So while historians are interested in the why, the events and dates of history often stand on firmer ground. As often stated, chronology is the backbone of history.

A couple of problems that one could have in analysing Scripture is the lack of corroborating material for some events, and the way that certain events are narrated.

As a question of truth, the narrative portions of the Bible are presented as historical fact. It is history in that sense, and it is unreasonable to ask tho ancients to write in a format that moderns have come to prefer.

As to the way events are narrated and God's involvement in history, many moderns have an anti-supernatural bias which may lead them to minimise or discount biblical narrative.

This brings us to the corroboration question. In many ways this is just a question of certainty: the more (independent) people who discuss an event, the greater our confidence in it. Though true, we can only work with what we have. It is faulty to think that lack of further sources call into question a source. Rather we can hold something tentatively or securely depending on what knowledge is to be had.

That said, there are some considerations with Scripture that speak to its veracity. Firstly, there are some corroborations external to Scripture that confirm what Scripture says; both written sources and archaeological reconstructions. Secondly, when an author is shown to be reliable in one area it is reasonable to think him reliable elsewhere. Thirdly, negative features suggest reliability. It is one thing to diss the foreigners, another to reveal the warts of your own people. The frank honesty of the authors of Scripture with regard to the failures of both the leaders and the citizens of Israel is unusual.

Monday, 25 July 2016

Monday quote

Just as Adam's side was opened to bring forth the first woman, Jesus' side was opened to bring forth the church. His piercing produced a fountain of life for us!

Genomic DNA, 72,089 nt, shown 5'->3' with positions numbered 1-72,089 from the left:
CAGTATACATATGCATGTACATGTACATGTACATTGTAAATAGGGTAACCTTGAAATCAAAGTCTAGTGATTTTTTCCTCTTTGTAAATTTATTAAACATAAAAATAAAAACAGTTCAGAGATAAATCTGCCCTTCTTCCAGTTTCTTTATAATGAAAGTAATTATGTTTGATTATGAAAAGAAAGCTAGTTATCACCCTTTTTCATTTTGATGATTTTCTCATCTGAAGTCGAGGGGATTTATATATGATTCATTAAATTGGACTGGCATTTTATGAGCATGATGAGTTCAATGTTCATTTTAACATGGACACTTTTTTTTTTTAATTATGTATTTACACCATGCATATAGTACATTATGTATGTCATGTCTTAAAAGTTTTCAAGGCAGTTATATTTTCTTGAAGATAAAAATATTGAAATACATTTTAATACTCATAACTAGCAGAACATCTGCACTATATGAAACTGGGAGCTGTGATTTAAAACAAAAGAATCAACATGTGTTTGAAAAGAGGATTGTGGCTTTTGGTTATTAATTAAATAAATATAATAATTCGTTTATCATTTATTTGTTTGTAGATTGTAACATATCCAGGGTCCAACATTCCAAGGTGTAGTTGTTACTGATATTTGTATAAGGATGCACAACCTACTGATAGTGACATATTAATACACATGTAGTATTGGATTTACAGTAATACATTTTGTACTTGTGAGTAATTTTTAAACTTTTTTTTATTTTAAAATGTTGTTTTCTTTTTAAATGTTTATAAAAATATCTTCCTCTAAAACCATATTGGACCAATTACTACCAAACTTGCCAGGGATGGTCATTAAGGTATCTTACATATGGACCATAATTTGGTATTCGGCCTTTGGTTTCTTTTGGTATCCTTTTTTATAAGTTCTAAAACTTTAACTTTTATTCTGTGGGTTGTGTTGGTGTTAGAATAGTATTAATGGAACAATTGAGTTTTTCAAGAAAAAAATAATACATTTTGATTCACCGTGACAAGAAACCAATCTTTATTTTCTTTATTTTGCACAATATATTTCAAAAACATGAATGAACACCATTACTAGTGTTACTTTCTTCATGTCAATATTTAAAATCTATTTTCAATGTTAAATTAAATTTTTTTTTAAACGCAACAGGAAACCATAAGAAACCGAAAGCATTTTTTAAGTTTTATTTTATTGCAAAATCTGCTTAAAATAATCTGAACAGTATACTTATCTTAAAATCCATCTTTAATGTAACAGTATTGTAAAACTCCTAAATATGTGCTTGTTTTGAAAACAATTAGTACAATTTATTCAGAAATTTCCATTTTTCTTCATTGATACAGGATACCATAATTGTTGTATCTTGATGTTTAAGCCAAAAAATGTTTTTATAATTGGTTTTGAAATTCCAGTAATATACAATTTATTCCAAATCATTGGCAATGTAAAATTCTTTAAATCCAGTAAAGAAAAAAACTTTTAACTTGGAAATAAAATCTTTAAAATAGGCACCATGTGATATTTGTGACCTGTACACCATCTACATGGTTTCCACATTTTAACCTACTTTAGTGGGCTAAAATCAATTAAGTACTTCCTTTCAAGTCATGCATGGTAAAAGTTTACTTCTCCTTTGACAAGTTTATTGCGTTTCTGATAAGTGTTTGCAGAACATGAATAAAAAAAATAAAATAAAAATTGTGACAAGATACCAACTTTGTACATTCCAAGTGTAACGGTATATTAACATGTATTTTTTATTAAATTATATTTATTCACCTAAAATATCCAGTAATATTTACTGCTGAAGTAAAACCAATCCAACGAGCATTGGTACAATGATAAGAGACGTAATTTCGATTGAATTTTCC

Lee Grady

Monday, 18 July 2016

Monday quote

Talk to me about the truth of religion and I'll listen gladly. Talk to me about the duty of religion and I'll listen submissively. But don't come talking to me about the consolations of religion or I shall suspect that you don't understand.

C. S. Lewis

Wednesday, 13 July 2016

Women are feminine and men are masculine

I was reading this piece which is addressing the trinitarian debate on the "Eternal Subordination of the Son". The conclusion,
Being a wife is a role; being a husband is a role; being a servant is a role; being a citizen is a role. Being male and female are not roles. While our biological sex necessarily shapes the roles we hold (in marriage, a woman will be a wife and not a husband), submission does not stem directly from gender but from a role that exists in the context of relationship. A wife submits to her husband not because he is a “man” but because he is her husband and has committed himself to certain vows and duties in the context of their marriage. The same is true of a servant and master, a congregant and elder, and a citizen and his government. Submission happens in context of specific privileges and responsibilities found in specific relationships bound by specific covenants.